The Bronze Eagle
First edition cover
|Genre||Adventure, Historical novel|
|Publisher||Hodder & Stoughton|
|Media type||Print (Hardback & Paperback)|
Written by Baroness Orczy and first published in 1915, The Bronze Eagle: A Story of the Hundred Days, is a romance set in France following the period of the Revolution and the expulsion of the Bourbons. Its central plot lies in the intrigues of their followers and those of Napoleon Bonaparte.
The novel was also published serially under the title of Waterloo.
Crystal, the only daughter of the old, long-exiled haughty royalist, the Comte de Cambray, is on the eve of betrothal to de Marmont, (secretly an ardent Bonapartist).
Bobby Clyffurde, the Englishman, who is in love with Crystal, confronts Victor de Marmont about why he is pretending to be a royalist. De Marmont replies that he has never led the Comte to suppose anything, the Comte has merely taken de Marmont’s political convictions for granted.
As if two potential suitors weren’t enough, Crystal has yet another admirer, Maurice de St. Genis, whose impecunious state (her father sees him as a penniless, out-at-elbows, good for nothing) has precluded him from obtaining her hand in marriage.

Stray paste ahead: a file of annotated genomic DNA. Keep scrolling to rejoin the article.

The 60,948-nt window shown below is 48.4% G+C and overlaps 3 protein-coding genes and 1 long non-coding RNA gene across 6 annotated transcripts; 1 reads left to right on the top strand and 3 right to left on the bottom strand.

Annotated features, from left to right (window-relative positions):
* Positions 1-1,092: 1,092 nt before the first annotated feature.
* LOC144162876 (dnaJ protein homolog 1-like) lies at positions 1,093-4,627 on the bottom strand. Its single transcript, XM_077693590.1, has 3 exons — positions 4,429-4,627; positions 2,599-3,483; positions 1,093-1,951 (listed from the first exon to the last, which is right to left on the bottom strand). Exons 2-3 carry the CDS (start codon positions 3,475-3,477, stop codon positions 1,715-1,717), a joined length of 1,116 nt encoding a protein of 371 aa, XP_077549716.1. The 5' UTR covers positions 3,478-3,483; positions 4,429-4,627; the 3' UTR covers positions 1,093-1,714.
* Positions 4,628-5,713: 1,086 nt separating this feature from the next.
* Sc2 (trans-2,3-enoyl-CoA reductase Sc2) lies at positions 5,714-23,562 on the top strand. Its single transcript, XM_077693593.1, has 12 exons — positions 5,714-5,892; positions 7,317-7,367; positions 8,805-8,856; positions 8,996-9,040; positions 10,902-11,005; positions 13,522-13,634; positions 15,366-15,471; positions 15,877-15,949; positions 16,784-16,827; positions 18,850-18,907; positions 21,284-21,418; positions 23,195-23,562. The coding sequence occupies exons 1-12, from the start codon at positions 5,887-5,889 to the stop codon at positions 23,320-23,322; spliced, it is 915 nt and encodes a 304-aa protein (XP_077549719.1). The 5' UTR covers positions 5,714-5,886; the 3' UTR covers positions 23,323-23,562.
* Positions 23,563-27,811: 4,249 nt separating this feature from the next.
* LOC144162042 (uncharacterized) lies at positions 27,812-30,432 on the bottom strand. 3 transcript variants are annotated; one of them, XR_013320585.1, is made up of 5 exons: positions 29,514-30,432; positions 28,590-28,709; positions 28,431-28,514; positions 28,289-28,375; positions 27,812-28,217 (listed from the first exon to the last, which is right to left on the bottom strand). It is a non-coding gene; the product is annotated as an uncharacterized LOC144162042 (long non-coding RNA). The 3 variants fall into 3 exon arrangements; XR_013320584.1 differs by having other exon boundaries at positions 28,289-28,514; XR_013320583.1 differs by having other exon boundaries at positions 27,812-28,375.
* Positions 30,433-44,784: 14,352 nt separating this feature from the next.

However at the moment of Crystal’s betrothal to de Marmont, Maurice finally gets his revenge upon his rival. Once the guests have assembled for the ceremony, there is a disturbance from the end of the corridor and St. Genis enters the room, his rough clothes and muddy boots providing a contrast to the immaculate get-up of the Comte’s guests. Looking flushed and clutching his cane he announces that he has only come to avert the awful catastrophe that is about to fall on the Comte and his family.
At the young man’s ominous words, M. le Comte goes pale and demands to know what catastrophe could be worse than twenty years of exile?
"An alliance with a traitor, M. le Comte" he replies.
St. Genis goes on to accuse his rival of pinning Napoleon’s proclamation on the walls of Grenoble. Yet, rather than deny the accusation de Marmont defends his actions with fervor, pulling a copy of the declaration from his pocket and waving it at the assembled group while shouting “Vive l’Empereur”.
Despite the sudden rupture of her engagement, Crystal‘s heart is by no means broken, but it is not St. Genis who in the end wins her love, for we are left with the understanding that it is Clyffurde, the English merchant who eventually overrides the prejudices of the old French count.
Clyffurde laughingly asks Crystal’s aunt, Mme. la Duchesse “Do you think that if I promise never to buy or sell gloves again, but in future to try and live like a gentleman-he will consent?”